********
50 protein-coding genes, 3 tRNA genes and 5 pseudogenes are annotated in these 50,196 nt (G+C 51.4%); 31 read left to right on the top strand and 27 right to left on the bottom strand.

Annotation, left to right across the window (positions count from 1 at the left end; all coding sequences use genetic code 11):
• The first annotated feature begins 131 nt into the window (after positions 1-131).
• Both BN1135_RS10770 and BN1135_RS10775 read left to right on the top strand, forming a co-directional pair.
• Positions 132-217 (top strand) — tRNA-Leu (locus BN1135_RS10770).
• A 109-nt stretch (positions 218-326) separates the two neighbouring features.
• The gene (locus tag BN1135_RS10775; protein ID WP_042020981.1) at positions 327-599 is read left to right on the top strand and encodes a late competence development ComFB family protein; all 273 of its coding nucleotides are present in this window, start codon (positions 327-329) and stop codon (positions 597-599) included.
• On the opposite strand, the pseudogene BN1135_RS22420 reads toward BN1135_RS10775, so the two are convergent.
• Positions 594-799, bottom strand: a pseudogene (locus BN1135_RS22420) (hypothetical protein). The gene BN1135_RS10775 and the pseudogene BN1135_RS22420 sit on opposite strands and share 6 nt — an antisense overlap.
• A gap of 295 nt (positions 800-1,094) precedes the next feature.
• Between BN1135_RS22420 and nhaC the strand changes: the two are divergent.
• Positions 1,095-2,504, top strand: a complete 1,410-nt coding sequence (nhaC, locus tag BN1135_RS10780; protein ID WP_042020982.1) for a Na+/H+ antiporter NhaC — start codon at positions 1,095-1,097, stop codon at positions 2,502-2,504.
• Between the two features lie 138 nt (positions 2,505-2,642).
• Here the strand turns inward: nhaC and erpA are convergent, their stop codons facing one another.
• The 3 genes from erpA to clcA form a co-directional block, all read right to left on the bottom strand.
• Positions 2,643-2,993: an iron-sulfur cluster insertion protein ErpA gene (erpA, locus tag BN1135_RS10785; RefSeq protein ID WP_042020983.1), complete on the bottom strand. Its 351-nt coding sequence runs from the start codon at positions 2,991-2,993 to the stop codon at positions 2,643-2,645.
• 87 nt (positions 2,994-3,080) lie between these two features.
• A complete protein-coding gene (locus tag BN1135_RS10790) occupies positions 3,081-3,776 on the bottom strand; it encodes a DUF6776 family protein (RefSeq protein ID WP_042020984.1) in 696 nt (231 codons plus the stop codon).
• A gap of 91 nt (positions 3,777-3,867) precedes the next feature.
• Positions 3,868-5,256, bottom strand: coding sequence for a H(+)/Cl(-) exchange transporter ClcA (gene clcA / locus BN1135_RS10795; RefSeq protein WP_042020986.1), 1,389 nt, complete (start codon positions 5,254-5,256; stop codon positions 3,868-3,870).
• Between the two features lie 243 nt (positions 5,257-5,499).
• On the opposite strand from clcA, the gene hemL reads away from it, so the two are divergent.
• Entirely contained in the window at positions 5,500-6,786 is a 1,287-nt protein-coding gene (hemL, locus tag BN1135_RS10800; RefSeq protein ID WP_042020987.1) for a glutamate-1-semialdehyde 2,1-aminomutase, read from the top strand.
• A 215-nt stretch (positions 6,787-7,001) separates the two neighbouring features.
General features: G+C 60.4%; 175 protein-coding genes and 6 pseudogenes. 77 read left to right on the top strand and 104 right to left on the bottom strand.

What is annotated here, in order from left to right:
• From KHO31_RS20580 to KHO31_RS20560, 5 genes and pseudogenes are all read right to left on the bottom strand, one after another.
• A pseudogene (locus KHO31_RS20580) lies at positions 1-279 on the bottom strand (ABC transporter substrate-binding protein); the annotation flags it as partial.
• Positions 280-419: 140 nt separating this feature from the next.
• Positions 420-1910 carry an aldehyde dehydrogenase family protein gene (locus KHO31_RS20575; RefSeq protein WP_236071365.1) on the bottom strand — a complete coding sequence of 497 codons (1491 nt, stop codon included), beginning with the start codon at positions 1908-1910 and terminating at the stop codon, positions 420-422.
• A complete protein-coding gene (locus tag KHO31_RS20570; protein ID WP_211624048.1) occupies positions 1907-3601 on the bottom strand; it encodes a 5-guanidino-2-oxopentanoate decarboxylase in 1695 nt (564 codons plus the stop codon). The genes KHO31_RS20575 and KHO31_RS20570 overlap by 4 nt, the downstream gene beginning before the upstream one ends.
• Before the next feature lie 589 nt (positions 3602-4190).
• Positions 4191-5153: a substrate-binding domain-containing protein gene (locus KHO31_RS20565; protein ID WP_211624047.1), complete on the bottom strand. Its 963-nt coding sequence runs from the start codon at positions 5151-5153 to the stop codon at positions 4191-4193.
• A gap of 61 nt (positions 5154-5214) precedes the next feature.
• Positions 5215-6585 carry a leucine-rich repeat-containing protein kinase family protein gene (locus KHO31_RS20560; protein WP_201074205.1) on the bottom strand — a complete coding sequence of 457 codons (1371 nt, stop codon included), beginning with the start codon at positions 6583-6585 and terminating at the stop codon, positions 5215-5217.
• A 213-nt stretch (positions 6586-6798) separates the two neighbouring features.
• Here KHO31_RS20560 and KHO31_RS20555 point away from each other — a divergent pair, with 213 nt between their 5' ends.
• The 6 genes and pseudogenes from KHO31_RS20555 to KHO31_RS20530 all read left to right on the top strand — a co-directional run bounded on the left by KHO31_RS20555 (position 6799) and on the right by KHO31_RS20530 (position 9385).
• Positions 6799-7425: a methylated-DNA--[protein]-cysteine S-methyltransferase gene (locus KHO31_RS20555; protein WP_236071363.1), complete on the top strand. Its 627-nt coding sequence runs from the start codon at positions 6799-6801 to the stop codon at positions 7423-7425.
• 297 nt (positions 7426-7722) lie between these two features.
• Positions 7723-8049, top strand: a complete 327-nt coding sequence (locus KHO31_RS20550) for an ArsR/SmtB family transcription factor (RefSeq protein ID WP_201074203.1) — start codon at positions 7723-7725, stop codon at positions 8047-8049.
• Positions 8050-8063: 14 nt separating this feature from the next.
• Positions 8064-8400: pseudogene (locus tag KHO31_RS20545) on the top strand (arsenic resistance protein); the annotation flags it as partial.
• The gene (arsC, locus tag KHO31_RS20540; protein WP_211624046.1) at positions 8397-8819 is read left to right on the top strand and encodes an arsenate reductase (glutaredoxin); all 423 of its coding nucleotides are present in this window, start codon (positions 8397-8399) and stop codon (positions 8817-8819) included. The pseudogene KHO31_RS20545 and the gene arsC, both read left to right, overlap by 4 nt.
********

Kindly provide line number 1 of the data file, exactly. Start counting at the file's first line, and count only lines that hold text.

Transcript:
50 protein-coding genes, 3 tRNA genes and 5 pseudogenes are annotated in these 50,196 nt (G+C 51.4%); 31 read left to right on the top strand and 27 right to left on the bottom strand.